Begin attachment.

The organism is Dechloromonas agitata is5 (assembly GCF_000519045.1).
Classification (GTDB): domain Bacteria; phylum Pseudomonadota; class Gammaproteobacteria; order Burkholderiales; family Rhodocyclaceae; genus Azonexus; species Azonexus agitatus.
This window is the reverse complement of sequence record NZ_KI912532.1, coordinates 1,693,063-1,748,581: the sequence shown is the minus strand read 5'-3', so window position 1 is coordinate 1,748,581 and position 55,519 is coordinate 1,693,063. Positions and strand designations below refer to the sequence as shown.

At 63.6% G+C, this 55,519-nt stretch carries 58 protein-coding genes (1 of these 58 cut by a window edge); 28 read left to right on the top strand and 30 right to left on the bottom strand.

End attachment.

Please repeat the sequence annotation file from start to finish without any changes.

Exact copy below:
The organism is Dechloromonas agitata is5 (assembly GCF_000519045.1).
Classification (GTDB): domain Bacteria; phylum Pseudomonadota; class Gammaproteobacteria; order Burkholderiales; family Rhodocyclaceae; genus Azonexus; species Azonexus agitatus.
This window is the reverse complement of sequence record NZ_KI912532.1, coordinates 1,693,063-1,748,581: the sequence shown is the minus strand read 5'-3', so window position 1 is coordinate 1,748,581 and position 55,519 is coordinate 1,693,063. Positions and strand designations below refer to the sequence as shown.

At 63.6% G+C, this 55,519-nt stretch carries 58 protein-coding genes (1 of these 58 cut by a window edge); 28 read left to right on the top strand and 30 right to left on the bottom strand.